I was starving so my next task was to be-friend a birthday group which was celebrating with a giant cake. Not hard to make friends at Rio Scenarium. In fact, hard to avoid making them. "Target the birthday girl" said my new friend Jenny. Jenny was with her fiancee Micah, who had bust out of the tournament early in the day. "You could do better" I told her, eyeing up Micah's ear jewellery. "I know," laughed Jenny (who looked like Nicole Kidman but better), "but I've already bought the dress and it was $5,000."

At one point, Tori and I got stuck in a queue in the bathroom and easily had as much fun there as anywhere else. Stunning Brazilian girls practised their English on us for hours. "Very good", we said "you can go in next". Well, it felt like hours, or days, or even weeks. The whole Rio Scenarium experience was totally trippy.

Eventually the French reappeared (pretty sure they had lost us deliberately) and we decided to call it a night. This was surprisingly tricky as Rio has a bizarre system of making you queue to get out as well as in.

Once back in the armoured truck, we headed for home. It was 5.30am but this didn't stop most of the group decanting at "Discoteca Help" on Copacabana Beach. Help's unique selling point is that every single girl in there is a prostitute. Obviously this was incredibly tempting and if I hadn't decided to get at least some sleep before Day 2, I'd have jumped off with everyone else. But something just has to give.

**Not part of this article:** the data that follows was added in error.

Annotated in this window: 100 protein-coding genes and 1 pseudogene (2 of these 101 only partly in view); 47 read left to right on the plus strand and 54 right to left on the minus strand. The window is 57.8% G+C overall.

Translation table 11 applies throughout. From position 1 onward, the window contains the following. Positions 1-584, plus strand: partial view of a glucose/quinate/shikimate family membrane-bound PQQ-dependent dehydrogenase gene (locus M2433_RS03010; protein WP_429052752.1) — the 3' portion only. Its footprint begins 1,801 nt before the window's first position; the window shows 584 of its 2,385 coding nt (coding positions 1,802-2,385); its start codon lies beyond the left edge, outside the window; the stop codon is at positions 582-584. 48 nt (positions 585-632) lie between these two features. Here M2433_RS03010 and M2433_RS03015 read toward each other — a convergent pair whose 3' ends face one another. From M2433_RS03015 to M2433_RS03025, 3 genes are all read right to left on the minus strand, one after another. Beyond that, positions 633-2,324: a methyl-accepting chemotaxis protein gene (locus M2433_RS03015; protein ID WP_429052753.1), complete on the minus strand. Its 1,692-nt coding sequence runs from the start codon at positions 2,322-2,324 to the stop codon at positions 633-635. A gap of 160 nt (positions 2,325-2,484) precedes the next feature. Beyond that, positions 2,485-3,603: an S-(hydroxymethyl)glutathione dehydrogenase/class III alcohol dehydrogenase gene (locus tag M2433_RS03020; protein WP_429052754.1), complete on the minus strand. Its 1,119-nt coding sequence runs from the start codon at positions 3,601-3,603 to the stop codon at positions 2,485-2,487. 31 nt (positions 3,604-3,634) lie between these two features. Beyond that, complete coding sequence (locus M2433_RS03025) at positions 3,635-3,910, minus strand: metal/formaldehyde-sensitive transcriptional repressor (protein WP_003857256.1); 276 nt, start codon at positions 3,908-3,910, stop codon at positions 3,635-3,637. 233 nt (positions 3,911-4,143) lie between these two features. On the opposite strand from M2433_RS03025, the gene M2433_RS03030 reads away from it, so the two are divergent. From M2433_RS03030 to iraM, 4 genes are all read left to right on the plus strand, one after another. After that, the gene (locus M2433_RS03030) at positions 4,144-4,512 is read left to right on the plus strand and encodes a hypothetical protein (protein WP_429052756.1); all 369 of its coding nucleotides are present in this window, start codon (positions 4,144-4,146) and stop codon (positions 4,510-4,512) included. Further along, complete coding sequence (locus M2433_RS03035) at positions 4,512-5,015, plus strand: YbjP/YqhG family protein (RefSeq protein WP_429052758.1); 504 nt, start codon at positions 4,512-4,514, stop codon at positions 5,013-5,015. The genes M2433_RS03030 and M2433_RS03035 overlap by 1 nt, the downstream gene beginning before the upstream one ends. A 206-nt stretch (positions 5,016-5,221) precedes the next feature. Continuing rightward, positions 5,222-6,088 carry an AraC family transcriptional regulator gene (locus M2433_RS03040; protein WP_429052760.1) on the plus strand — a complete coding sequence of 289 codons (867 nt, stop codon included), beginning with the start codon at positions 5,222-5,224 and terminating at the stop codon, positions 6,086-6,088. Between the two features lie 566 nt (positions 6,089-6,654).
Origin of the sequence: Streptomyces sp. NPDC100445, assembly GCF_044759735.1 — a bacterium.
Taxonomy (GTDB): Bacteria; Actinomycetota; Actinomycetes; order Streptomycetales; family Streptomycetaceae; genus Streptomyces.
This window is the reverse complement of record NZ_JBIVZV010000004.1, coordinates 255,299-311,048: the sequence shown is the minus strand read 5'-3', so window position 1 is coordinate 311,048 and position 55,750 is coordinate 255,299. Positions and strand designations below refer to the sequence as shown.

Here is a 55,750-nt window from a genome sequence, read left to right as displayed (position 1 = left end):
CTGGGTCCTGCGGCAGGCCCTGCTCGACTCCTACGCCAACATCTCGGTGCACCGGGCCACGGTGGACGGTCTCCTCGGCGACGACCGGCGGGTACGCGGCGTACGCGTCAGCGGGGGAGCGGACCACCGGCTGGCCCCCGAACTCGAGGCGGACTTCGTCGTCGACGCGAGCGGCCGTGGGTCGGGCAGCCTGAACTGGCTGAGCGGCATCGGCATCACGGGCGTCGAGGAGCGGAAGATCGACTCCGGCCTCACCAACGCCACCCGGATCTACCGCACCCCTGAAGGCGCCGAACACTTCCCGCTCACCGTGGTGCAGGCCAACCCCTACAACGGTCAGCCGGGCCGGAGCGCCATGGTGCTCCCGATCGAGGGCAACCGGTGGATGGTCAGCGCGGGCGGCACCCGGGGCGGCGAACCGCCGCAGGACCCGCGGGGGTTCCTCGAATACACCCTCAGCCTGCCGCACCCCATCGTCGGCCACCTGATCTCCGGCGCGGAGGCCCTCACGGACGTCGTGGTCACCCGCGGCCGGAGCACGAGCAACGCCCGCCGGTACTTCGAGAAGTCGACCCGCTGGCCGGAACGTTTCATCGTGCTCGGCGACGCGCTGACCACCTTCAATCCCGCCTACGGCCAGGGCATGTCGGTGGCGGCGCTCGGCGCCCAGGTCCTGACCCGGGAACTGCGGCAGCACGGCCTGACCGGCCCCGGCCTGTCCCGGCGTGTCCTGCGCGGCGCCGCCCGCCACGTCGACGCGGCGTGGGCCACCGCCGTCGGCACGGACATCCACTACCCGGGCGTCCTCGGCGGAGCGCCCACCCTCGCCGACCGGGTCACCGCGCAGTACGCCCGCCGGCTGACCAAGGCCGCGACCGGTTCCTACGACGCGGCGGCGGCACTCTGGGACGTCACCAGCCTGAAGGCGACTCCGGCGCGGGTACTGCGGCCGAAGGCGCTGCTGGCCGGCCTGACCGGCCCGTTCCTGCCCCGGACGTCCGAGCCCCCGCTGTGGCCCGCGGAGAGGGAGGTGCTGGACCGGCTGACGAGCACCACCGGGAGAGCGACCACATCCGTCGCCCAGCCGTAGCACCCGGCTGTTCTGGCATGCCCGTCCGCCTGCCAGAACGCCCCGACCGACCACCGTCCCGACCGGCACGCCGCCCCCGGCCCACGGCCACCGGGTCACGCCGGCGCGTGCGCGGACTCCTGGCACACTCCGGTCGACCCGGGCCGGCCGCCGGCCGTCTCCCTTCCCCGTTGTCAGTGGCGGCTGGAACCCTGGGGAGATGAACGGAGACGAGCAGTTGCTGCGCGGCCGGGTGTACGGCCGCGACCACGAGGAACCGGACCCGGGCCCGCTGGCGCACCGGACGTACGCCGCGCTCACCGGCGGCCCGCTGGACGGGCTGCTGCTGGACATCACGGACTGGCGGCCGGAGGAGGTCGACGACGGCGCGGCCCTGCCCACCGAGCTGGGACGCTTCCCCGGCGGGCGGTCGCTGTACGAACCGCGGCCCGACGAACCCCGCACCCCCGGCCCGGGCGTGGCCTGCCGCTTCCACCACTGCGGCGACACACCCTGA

Saturday, May 03, 2008

Samba on

Reception agreed that I had come very close to death.

Following an exciting night dancing the samba with Greg Raymer, I came back to my room to find it infested with a swarm of dengue fever-ridden mosquitoes.

Dengue fever is a serious worry here at LAPT Rio. None of us really knows what it is but, much like the impetigo we narrowly avoided catching in Venice, it sounds revolting and we don’t want it. Statistics vary but the one I tend to roll out is that in Rio alone more than 50,000 people have died of dengue fever since lunchtime. Apparently there is a Second Chance aspect to dengue fever – you’re allowed to catch it once, but the second instalment is fatal. Sarne has already had dengue fever so his presence here is an act of fearless dedication to his new role as Latin America marketing manager. Also, Tori has a bruise on her leg which we think might be dengue fever but we’ve decided to see what happens over the next few days.

As it has rained non-stop since we got here, our tales of “outside the hotel” are a little on the paltry side. Also we have had to WORK which certainly took Tori and I by surprise. However, on Thursday we did venture out in a local taxi. I’m now totally fluent in Portuguese but our taxi driver had a very strong accent which meant we understood absolutely nothing he was saying and vica versa. Our request to visit the “historic centre” – picture No. 2 on Howard’s one-page guide to Rio – meant a visit to Rio’s business district. Monolithic, grubby high rises. Not a bar in sight. None of us wanted to get out so we put in a request for Copacabana beach.